'Unquestionably,' said the Doctor; 'I remember that in my time there was a rebellion. Ireland was always in hot water and giving trouble then. Cromwell made the disturbers respect his military talents.'
'All this is old news to you, sir; some men are always giving trouble; nothing but the wholesome discipline of the army or navy will keep them in order. My unruly countrymen—alas! that I should say so—are hated and despised all the world over, and are called in derision "Pestilent Irish." And is it any wonder? According to my belief, the British Islands were intended, by Him who formed them, to be one united nation, great and powerful in our little world; able to make itself respected, and to insist on peace to the farthest parts of the earth; and having been united as one for centuries, what reasonable man can have patience with those unprincipled orators who drive a profitable trade by stirring up the most savage passions of the human heart?'
The Doctor groaned in acquiescence.
'I have spoken of the national, or patriotic, party, boiling over with hatred of England. There is another party, numbering about two millions, certainly the better informed and more peacefully inclined party, which is loyal to the Crown, and in favour of the closest union with England. It is bitterly opposed to Home Rule, which means throwing the governing and taxing power into the hands of the majority, no matter of what disloyal and discordant elements it may be composed.'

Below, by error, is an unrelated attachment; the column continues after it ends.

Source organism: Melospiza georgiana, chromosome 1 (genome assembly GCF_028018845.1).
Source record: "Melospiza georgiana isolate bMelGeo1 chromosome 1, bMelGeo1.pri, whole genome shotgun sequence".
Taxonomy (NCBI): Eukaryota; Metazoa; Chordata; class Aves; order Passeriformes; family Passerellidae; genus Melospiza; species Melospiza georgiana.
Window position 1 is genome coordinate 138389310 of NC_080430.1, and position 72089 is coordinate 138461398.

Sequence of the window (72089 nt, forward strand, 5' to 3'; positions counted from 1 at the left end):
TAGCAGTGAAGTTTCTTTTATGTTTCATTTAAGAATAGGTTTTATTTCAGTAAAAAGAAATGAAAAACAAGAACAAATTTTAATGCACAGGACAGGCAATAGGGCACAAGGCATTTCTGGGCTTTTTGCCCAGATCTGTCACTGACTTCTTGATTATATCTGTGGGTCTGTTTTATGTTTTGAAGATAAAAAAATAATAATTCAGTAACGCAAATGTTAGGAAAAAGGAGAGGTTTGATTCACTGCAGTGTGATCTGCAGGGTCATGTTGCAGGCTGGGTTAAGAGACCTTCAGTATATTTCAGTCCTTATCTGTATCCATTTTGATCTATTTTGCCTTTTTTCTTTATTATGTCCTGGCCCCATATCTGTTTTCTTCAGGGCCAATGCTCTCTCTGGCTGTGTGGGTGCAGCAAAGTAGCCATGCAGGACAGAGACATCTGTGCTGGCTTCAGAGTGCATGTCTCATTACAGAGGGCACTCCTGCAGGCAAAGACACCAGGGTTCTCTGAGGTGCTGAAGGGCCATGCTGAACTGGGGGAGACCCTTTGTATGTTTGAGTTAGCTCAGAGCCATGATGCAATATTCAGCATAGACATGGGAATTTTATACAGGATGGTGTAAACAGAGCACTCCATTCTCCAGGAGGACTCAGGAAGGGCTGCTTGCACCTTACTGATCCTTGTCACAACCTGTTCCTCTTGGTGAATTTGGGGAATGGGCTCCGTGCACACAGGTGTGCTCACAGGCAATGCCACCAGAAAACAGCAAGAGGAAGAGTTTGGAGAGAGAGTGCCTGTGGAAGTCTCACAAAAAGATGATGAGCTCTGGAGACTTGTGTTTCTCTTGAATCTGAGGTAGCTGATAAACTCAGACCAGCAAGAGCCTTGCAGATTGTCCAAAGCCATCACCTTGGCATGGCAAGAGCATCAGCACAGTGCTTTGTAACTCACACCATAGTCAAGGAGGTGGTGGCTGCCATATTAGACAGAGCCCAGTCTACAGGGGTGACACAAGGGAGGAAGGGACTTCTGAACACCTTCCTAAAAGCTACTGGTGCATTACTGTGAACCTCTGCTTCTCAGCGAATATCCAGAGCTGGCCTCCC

Here I was alarmed to see a wonderful change coming over my auditor. He began to fidget uneasily in his chair, stare wildly about him, shuffle with his feet, and betray by other signs of disquietude his consciousness that a formidable and unwelcome presence had intruded itself upon us, Then he suddenly started up, and walked hastily into his hospital. At the same moment the lamp on the table emitted a blue light, and a suffocating odour diffused itself through the apartment. I looked round me in terror, and distinctly saw, in my mind's eye, the Demon's fiendish balloon driver, Obeltub, scowling, and shaking his fist at me from a corner of the room. I immediately retreated into my own cell, and took refuge in my bed, where, happily, my spiritual enemies left me in peace; but, as I closed my in sleep, I heard a wild, sardonic laugh ringing through the vaulted chambers.